Startup #4: Decide on where to meet up, halfway between everyone

Startup #4: Decide on where to meet up, halfway between everyone

What is startup #4?

This startup tackles a problem I often found living in a large city like London. When meeting friends or a business contact, one of the substantial tasks is actually choosing where to go... not just the place but also where in the city.

This is where a big city catches you – there's actually too much choice, hundreds of options in every direction. In addition to this, everyone lives spread apart... so really any area of the city could be an option.

Given the distance between people, it's often fairest to choose somewhere in-between everyone... but where is the middle of everyone? With how a city is sliced up by public transport, somewhere can look reasonably close and still take over 30 minutes.

Lastly, that middle-ground is often the area that no-one really knows well. Sure it's in the middle of everyone, but what is actually there for your activity? (Cue wandering the streets of that area).

It's already something of a running joke how hard it is to arrange to meet friends quickly, so making it easier in everyone's busy lives seems worth exploring.

So to validate and explore this idea, I took it to Startup Weekend Jakarta.

This meant that in the space of 54 hours, I would have to try to make a team of local collaborators, build an MVP, define a business model, user test the MVP & pitch a refined version. All in a weekend!

Startup Weekend Jakarta

My initial pitch 'Halfway' pitch on Friday night went down well and following a public vote, it made it through the nomination round as the most voted-for startup πŸ’ͺ.

😴 After a long first day, finishing at 1am, I had a team of 8 – a mix of designers, developers, marketing, BI and sales.

We took to interviewing our target demographic (sociable city millennials with mid+ disposable income) about whether they had faced the problem we were exploring, and to check that the problem was actually real. We created a persona to use as a reference throughout designing the solution:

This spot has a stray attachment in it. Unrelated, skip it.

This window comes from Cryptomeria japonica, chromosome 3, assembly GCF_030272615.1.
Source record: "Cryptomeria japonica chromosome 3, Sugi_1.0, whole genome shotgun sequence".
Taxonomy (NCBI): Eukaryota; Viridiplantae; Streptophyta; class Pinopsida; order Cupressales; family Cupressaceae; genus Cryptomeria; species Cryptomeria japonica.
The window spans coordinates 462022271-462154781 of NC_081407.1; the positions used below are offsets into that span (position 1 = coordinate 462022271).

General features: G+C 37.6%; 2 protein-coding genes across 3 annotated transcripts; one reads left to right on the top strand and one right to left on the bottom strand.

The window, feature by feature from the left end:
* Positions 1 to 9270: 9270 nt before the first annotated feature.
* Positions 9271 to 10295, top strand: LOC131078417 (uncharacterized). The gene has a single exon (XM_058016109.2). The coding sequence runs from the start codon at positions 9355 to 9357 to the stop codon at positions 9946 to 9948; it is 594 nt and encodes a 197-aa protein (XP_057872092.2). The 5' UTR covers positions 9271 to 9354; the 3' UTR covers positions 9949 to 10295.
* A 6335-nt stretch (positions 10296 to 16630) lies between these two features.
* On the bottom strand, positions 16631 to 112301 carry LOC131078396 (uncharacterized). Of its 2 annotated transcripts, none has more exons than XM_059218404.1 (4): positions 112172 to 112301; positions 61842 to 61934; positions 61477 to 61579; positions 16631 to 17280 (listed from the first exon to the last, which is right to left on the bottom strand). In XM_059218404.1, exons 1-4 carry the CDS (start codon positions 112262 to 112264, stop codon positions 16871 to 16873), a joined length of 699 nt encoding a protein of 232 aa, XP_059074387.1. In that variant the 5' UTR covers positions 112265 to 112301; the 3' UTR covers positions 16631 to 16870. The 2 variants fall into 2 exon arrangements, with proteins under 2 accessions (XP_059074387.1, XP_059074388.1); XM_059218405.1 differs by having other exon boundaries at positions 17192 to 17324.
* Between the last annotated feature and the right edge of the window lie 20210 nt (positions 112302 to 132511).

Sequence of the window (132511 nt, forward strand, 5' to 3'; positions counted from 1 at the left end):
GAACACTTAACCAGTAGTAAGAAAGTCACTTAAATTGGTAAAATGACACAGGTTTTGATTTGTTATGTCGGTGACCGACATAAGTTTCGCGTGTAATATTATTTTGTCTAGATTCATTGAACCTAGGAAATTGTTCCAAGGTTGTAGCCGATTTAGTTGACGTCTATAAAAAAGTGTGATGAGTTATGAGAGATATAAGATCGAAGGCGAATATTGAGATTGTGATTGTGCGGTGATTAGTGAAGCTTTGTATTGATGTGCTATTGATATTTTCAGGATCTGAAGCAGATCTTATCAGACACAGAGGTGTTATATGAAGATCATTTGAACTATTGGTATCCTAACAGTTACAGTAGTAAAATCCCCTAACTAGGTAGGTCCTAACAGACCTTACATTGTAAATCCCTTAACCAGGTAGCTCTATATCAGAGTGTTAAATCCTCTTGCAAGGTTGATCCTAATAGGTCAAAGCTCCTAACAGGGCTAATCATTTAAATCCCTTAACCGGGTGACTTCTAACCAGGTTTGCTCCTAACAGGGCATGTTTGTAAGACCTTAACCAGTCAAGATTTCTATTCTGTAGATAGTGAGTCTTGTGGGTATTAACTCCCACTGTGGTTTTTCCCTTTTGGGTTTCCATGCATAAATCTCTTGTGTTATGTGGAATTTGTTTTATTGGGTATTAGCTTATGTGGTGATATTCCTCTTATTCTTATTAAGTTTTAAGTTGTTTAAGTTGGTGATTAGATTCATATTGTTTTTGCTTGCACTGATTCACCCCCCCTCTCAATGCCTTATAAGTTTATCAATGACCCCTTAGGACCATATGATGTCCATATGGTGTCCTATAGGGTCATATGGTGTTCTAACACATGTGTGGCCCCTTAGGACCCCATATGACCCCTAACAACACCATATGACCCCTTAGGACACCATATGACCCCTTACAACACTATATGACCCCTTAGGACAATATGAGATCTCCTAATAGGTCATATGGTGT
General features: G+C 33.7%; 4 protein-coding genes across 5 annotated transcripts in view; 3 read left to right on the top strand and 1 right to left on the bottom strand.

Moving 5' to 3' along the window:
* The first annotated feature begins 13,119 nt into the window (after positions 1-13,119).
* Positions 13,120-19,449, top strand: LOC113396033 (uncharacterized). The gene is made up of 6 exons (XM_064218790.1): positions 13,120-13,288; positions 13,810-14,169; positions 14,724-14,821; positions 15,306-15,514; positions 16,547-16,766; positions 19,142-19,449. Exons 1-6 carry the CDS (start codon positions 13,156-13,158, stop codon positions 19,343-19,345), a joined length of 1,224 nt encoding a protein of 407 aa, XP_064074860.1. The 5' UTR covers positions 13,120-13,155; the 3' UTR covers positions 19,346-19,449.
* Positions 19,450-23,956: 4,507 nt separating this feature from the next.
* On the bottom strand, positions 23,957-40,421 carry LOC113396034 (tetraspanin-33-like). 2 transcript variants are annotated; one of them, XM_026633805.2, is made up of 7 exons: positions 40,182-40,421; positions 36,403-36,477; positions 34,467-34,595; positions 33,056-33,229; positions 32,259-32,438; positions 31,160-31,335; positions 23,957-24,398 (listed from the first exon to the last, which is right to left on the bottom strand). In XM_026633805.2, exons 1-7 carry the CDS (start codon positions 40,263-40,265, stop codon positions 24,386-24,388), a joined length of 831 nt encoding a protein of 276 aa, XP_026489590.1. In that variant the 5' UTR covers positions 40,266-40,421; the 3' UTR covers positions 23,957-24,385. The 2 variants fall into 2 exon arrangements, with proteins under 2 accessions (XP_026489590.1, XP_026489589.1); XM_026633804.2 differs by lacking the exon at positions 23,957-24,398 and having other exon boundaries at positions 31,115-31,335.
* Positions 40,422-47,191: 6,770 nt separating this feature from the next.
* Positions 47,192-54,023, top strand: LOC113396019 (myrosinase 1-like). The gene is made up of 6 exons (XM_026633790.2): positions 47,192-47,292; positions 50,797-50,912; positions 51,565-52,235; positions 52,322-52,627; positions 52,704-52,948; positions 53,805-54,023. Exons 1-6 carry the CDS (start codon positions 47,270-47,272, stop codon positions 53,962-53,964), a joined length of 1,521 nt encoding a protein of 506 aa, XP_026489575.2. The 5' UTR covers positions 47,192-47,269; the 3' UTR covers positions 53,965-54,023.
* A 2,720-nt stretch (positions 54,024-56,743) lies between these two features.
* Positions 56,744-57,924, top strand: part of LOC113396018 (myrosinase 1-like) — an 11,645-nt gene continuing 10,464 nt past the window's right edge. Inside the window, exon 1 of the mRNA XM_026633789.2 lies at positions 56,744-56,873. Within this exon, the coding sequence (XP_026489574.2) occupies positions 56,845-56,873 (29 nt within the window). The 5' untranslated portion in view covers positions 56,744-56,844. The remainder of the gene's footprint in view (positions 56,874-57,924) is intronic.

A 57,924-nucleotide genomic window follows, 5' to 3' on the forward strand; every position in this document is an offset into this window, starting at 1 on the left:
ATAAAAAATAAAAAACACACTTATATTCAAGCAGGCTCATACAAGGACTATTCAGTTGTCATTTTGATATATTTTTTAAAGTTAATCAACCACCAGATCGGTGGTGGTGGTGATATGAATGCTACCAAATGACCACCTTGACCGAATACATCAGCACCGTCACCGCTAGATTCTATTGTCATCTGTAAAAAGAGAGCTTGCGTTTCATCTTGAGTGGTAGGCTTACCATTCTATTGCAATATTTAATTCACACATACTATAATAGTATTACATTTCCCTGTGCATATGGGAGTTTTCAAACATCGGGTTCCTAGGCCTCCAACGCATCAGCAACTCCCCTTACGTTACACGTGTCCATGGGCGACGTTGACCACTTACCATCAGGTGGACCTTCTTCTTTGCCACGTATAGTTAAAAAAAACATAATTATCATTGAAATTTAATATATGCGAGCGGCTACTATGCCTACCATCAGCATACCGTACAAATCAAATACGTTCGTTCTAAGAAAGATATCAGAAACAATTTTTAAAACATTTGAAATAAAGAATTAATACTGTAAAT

The problem was commonly faced amongst city-dwellers!

After drawing up user stories, mapping user flows, a 1st draft mockup MVP was made in InVision for the purpose of exploring how relevant the solution was to the problem... Would it actually solve it?

On the revenue side, we were dependent on affiliate relationships with restaurants. We would capture revenue from restaurants and cafes of the traffic that we sent to their door. But would businesses be interested in working with us?

Following a number of calls, we landed our 1st two B2B 'customers' (they agreed that if we built it, they would be open to trying it) πŸ’Ό

– Ultimately it would be win-win for a business, as we'd only capture value if we send them traffic, and if we didn't, then we get nothing.

Crucially for a social app, people said that they would use it with their friends.

We also created a landing page to test intent – would people who didn't know that the product wasn't real sign up for updates? (The answer – yes, 80+ people signed up overnight).

Landing page

Learning from WhatApp's smooth onboarding as a social app, Go Halfway also used the phone number as an identifier, removing the need for full account creation. This also meant that when a friend without the app is invited to 'Go Halfway', they simply receive an invite to download the app, so that they can participate in the venue discovery and selection.

End solution:

For consumers: A social travel app that recommends venues in between all group members and lets them vote on their preference.

For businesses: A kind of reverse Go-Jek – getting people to go to restaurants instead of ordering food to them, allowing businesses a chance to build loyalty and upsell to customers πŸ“ˆ

At the end of Startup Weekend Jakarta, I pitched the business to a panel of investors including Aditya Kumar, the VP of Go-Jek's venture arm.

Whilst the problem and solution received solid validation in the space of a weekend, the business didn't win any investment at that point.

In any case, the potential customers had sufficiently shown that they felt the problem and that the product could potentially solve it for them – enough to make it compelling to pursue the concept further.

I'll now build a 1st version to put into people's hands πŸ‘‹ and see how they use it πŸ”


In progress... ⏳